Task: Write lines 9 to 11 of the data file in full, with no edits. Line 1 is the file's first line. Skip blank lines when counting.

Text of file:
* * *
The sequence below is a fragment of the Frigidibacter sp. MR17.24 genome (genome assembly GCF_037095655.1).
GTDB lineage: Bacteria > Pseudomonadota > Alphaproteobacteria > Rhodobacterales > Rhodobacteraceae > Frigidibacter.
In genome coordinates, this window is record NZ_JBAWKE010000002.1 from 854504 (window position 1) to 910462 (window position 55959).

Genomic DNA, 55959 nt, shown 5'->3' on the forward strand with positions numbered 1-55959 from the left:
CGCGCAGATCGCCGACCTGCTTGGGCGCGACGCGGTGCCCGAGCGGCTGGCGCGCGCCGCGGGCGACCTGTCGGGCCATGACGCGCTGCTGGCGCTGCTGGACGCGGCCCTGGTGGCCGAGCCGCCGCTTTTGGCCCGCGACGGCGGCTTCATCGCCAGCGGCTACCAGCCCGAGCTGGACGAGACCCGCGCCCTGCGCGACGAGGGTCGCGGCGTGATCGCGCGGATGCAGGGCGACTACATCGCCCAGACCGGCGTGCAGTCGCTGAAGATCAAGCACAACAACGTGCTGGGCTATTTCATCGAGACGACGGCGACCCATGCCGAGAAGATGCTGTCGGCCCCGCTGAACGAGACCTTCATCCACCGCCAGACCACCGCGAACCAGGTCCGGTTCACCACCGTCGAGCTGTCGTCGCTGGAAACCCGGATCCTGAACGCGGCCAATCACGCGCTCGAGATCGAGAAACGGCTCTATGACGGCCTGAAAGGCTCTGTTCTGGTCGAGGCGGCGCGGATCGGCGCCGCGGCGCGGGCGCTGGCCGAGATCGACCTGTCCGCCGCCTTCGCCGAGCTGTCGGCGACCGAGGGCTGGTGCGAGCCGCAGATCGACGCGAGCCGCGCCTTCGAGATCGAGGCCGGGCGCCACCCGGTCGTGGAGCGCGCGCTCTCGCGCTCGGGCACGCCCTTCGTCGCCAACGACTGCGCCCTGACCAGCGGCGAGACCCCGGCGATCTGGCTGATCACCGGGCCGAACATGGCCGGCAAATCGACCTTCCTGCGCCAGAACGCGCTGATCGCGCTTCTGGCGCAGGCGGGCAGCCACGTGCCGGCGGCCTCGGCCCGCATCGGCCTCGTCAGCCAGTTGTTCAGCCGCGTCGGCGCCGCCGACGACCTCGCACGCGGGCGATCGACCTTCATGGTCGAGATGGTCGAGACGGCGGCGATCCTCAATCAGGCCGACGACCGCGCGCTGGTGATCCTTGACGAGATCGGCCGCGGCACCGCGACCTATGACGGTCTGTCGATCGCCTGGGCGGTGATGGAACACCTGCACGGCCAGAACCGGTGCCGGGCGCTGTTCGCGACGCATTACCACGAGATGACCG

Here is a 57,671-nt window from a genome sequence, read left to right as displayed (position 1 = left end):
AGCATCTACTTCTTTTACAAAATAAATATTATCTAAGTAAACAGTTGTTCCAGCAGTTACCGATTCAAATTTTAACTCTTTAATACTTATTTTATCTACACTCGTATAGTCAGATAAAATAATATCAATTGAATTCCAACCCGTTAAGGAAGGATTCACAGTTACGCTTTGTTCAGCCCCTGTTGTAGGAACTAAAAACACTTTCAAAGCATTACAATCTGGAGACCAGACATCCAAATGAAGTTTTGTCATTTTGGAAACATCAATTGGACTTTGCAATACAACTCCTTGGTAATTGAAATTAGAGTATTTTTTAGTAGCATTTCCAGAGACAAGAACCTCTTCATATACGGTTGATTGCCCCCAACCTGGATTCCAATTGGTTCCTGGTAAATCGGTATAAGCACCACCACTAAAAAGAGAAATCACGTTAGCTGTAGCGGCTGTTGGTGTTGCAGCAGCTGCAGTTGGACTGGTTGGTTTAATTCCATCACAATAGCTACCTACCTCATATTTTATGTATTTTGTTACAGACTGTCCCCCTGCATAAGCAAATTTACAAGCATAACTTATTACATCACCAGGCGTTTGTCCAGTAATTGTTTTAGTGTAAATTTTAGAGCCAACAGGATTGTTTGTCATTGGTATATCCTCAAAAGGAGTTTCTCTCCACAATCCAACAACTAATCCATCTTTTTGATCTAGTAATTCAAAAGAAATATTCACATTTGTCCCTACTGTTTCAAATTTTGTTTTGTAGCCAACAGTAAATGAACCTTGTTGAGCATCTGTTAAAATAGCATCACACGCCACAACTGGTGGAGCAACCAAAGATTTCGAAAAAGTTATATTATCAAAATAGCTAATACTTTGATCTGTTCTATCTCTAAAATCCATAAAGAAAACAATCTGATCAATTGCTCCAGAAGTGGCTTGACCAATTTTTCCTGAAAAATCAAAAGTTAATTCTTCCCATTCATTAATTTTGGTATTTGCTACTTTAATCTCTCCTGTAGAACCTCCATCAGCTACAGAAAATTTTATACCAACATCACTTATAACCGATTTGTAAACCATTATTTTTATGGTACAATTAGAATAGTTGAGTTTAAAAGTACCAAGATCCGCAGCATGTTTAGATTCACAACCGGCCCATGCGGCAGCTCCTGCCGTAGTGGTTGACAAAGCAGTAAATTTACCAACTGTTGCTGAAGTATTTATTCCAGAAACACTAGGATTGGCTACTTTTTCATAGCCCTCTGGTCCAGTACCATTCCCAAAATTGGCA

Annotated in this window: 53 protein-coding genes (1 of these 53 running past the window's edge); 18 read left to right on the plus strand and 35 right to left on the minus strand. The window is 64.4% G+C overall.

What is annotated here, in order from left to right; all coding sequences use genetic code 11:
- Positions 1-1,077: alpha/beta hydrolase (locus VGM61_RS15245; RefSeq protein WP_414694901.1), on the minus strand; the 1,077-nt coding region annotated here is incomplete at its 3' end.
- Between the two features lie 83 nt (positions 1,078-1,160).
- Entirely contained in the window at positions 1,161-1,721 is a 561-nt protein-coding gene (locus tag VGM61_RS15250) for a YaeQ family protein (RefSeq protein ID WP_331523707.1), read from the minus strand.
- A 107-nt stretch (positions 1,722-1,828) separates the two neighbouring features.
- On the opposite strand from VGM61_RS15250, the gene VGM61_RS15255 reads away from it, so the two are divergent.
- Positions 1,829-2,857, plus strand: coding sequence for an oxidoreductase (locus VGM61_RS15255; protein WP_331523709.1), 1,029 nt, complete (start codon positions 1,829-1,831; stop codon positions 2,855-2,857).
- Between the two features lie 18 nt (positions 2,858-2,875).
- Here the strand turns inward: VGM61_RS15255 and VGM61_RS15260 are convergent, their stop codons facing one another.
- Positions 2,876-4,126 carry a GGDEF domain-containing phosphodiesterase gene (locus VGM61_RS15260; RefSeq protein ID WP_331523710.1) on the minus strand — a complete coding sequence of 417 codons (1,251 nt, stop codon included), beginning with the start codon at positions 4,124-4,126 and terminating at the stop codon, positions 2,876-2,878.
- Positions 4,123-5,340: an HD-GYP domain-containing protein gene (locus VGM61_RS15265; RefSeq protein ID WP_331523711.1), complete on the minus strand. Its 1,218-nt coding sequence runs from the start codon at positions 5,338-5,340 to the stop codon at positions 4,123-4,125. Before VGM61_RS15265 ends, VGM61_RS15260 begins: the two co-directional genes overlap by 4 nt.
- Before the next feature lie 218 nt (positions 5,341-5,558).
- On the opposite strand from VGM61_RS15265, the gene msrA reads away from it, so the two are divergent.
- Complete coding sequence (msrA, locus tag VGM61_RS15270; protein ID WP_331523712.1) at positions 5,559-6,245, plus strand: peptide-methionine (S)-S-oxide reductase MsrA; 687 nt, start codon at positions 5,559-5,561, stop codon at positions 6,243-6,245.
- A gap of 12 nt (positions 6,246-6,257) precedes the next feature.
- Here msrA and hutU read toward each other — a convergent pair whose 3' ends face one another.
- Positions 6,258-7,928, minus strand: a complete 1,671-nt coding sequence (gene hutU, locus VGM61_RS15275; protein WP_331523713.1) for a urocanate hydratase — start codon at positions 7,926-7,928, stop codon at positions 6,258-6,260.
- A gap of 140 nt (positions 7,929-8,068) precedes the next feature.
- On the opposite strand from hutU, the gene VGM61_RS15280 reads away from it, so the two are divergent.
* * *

What is annotated here, in order from left to right; all coding sequences use genetic code 11:
- Positions 1-1,077: alpha/beta hydrolase (locus VGM61_RS15245; RefSeq protein WP_414694901.1), on the minus strand; the 1,077-nt coding region annotated here is incomplete at its 3' end.
- Between the two features lie 83 nt (positions 1,078-1,160).